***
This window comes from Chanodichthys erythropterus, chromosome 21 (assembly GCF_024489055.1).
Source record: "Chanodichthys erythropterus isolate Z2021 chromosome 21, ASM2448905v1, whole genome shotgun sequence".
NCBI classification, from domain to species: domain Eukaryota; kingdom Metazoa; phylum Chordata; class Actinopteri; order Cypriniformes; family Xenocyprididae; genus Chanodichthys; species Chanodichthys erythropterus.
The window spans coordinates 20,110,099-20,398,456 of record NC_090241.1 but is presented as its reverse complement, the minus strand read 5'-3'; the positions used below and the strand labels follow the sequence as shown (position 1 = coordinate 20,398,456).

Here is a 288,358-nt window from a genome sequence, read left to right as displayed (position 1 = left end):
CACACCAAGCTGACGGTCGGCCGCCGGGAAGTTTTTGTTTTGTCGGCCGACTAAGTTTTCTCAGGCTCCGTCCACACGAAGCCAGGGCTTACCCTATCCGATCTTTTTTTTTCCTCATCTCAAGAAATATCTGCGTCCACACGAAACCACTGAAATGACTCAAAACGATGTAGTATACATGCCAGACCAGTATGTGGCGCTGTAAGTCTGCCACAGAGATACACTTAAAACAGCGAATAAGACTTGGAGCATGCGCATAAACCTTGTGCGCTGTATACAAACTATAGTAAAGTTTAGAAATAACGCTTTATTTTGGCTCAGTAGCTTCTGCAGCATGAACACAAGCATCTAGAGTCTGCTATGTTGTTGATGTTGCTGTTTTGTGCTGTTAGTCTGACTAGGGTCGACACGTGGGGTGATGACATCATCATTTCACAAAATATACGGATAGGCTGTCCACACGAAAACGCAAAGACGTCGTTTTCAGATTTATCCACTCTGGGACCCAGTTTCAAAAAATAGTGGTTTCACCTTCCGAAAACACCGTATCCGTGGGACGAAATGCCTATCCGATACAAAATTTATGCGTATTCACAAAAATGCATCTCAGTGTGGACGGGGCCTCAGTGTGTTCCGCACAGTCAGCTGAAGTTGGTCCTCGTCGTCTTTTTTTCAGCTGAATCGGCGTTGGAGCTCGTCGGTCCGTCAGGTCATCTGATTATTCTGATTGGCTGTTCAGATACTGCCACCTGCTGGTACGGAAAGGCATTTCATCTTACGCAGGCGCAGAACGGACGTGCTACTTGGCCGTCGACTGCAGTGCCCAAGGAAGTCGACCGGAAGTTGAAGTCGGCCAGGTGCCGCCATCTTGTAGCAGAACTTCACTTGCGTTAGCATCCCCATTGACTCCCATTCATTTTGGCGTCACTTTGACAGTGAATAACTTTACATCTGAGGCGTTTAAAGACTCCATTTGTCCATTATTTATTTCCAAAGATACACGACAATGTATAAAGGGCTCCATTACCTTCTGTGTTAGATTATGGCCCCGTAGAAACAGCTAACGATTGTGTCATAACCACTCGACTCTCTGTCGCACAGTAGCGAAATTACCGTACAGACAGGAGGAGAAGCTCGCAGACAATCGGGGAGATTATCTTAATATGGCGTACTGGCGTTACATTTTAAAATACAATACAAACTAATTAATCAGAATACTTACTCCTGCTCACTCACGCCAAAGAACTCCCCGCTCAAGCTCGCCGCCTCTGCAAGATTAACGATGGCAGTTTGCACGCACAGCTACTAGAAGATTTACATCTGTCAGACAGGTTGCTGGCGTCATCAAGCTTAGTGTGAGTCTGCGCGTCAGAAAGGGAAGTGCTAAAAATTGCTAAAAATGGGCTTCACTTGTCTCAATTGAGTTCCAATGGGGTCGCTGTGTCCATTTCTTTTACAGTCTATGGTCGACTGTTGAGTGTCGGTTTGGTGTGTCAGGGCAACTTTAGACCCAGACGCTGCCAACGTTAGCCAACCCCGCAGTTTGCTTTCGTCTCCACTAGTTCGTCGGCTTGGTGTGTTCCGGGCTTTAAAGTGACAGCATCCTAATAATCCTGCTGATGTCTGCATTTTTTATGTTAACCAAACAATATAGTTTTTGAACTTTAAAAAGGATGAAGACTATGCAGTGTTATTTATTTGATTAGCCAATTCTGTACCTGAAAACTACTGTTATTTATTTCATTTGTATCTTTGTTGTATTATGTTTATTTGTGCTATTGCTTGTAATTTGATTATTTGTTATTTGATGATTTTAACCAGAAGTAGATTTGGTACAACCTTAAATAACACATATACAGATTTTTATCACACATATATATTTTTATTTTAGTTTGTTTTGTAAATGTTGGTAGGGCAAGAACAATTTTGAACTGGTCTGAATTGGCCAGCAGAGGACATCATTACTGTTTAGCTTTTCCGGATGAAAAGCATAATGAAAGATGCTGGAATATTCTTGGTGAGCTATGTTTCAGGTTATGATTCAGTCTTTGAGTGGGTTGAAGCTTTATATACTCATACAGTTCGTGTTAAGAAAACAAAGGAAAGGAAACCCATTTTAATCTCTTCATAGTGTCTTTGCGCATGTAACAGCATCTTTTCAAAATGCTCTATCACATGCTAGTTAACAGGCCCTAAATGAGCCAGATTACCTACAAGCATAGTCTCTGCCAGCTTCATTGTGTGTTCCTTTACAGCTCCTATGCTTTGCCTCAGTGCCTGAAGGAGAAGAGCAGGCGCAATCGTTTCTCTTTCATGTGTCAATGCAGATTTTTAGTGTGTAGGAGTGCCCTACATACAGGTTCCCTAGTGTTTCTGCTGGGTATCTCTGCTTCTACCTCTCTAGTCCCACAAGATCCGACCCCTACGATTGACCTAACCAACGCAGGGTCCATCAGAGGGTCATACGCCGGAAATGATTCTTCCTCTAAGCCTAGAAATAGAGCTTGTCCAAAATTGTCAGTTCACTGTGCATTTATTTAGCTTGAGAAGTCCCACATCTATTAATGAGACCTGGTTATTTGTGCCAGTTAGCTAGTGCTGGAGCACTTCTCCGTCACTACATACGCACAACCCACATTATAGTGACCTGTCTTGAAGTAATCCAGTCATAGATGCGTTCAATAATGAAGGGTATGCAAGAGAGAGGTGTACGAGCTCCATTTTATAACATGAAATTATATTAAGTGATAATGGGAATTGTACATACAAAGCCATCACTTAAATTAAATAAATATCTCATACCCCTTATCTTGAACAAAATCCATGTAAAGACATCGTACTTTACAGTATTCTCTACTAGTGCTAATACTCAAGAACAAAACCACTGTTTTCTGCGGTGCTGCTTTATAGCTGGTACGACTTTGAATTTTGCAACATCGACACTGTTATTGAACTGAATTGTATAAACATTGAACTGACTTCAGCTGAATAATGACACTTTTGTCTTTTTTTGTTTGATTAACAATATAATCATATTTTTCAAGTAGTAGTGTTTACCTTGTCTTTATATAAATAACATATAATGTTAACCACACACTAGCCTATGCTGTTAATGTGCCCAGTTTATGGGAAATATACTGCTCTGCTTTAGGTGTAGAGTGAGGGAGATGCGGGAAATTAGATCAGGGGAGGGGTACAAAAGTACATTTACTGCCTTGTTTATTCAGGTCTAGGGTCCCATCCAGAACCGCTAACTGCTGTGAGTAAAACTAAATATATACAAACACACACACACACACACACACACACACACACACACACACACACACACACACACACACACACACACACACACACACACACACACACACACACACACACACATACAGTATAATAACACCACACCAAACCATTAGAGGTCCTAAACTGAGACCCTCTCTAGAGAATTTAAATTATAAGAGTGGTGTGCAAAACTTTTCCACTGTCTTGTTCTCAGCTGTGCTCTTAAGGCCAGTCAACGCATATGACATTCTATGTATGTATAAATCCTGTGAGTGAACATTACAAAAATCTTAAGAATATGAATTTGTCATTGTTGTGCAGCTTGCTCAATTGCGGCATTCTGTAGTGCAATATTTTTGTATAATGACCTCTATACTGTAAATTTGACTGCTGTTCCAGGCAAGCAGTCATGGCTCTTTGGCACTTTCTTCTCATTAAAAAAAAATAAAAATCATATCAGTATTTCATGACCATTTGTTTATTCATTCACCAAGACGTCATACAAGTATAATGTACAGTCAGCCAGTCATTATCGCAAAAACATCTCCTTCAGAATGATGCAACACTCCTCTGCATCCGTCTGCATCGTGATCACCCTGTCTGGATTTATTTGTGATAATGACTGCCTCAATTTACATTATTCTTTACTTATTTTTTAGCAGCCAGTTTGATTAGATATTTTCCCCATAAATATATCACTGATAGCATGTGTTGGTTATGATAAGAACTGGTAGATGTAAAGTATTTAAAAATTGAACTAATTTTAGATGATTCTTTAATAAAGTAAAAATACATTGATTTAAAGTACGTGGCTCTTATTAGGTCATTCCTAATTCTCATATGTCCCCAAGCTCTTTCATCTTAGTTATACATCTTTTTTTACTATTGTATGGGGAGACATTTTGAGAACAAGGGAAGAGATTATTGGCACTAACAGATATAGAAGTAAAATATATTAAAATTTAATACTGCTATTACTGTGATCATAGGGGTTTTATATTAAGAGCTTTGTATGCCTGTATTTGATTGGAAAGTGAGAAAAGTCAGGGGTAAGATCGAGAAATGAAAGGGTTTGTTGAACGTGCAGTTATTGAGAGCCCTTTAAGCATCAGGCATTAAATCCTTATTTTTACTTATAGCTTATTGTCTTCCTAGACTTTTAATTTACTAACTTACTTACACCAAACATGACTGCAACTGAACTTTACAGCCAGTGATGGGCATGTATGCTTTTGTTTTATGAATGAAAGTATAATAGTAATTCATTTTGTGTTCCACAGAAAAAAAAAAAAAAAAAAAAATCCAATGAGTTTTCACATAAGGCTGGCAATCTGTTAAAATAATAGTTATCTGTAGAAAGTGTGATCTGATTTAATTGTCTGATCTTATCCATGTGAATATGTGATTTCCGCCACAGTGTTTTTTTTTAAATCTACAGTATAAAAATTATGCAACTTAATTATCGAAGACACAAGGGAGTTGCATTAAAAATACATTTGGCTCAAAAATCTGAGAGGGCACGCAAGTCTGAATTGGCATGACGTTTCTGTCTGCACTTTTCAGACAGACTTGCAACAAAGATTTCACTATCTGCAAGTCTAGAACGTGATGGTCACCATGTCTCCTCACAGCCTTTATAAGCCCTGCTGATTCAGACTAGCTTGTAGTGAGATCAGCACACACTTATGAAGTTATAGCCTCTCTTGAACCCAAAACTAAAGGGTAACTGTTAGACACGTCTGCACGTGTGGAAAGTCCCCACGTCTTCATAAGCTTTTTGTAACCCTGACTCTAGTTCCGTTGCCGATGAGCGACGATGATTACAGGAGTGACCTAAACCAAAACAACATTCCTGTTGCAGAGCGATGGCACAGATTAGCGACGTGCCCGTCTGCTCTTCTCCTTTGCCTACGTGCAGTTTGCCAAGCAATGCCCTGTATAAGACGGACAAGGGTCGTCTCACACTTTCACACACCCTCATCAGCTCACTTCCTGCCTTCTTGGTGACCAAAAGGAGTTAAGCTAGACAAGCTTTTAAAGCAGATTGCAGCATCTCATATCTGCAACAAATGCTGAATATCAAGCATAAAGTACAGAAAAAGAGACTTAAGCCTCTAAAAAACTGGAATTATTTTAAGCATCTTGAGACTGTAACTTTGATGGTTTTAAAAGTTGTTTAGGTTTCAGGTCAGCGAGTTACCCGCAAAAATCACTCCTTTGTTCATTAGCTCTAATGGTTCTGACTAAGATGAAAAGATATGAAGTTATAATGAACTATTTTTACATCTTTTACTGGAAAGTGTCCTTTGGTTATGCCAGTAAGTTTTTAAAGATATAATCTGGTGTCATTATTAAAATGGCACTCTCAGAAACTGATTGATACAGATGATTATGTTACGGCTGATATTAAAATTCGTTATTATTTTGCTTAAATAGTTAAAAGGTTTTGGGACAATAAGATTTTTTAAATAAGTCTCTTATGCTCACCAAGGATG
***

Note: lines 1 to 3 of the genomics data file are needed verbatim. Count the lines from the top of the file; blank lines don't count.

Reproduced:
This window comes from Chanodichthys erythropterus, chromosome 21 (assembly GCF_024489055.1).
Source record: "Chanodichthys erythropterus isolate Z2021 chromosome 21, ASM2448905v1, whole genome shotgun sequence".
NCBI classification, from domain to species: domain Eukaryota; kingdom Metazoa; phylum Chordata; class Actinopteri; order Cypriniformes; family Xenocyprididae; genus Chanodichthys; species Chanodichthys erythropterus.